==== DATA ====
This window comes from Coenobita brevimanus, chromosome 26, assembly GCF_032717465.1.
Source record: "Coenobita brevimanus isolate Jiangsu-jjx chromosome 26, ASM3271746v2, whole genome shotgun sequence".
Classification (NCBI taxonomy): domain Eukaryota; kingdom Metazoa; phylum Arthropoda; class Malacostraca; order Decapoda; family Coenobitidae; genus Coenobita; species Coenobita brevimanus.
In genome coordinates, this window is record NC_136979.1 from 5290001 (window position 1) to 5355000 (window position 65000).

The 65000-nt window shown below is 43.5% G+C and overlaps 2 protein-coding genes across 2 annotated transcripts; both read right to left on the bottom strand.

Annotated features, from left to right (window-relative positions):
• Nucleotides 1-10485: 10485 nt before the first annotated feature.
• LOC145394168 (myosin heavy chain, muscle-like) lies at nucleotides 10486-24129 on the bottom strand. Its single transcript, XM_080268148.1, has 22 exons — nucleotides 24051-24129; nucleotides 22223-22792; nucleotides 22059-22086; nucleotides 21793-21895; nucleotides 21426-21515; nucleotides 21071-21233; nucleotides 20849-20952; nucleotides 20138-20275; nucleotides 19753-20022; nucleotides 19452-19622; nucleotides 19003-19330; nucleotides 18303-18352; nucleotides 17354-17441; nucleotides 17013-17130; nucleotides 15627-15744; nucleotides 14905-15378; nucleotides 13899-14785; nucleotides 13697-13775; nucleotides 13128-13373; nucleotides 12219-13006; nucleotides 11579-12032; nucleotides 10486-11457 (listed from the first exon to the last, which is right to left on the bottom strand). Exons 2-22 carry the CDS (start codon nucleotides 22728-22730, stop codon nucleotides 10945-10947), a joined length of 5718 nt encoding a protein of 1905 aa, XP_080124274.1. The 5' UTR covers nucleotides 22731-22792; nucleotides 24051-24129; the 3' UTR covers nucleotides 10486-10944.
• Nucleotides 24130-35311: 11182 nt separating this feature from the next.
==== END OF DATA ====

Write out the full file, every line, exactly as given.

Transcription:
This window comes from Coenobita brevimanus, chromosome 26, assembly GCF_032717465.1.
Source record: "Coenobita brevimanus isolate Jiangsu-jjx chromosome 26, ASM3271746v2, whole genome shotgun sequence".
Classification (NCBI taxonomy): domain Eukaryota; kingdom Metazoa; phylum Arthropoda; class Malacostraca; order Decapoda; family Coenobitidae; genus Coenobita; species Coenobita brevimanus.
In genome coordinates, this window is record NC_136979.1 from 5290001 (window position 1) to 5355000 (window position 65000).

The 65000-nt window shown below is 43.5% G+C and overlaps 2 protein-coding genes across 2 annotated transcripts; both read right to left on the bottom strand.

Annotated features, from left to right (window-relative positions):
• Nucleotides 1-10485: 10485 nt before the first annotated feature.
• LOC145394168 (myosin heavy chain, muscle-like) lies at nucleotides 10486-24129 on the bottom strand. Its single transcript, XM_080268148.1, has 22 exons — nucleotides 24051-24129; nucleotides 22223-22792; nucleotides 22059-22086; nucleotides 21793-21895; nucleotides 21426-21515; nucleotides 21071-21233; nucleotides 20849-20952; nucleotides 20138-20275; nucleotides 19753-20022; nucleotides 19452-19622; nucleotides 19003-19330; nucleotides 18303-18352; nucleotides 17354-17441; nucleotides 17013-17130; nucleotides 15627-15744; nucleotides 14905-15378; nucleotides 13899-14785; nucleotides 13697-13775; nucleotides 13128-13373; nucleotides 12219-13006; nucleotides 11579-12032; nucleotides 10486-11457 (listed from the first exon to the last, which is right to left on the bottom strand). Exons 2-22 carry the CDS (start codon nucleotides 22728-22730, stop codon nucleotides 10945-10947), a joined length of 5718 nt encoding a protein of 1905 aa, XP_080124274.1. The 5' UTR covers nucleotides 22731-22792; nucleotides 24051-24129; the 3' UTR covers nucleotides 10486-10944.
• Nucleotides 24130-35311: 11182 nt separating this feature from the next.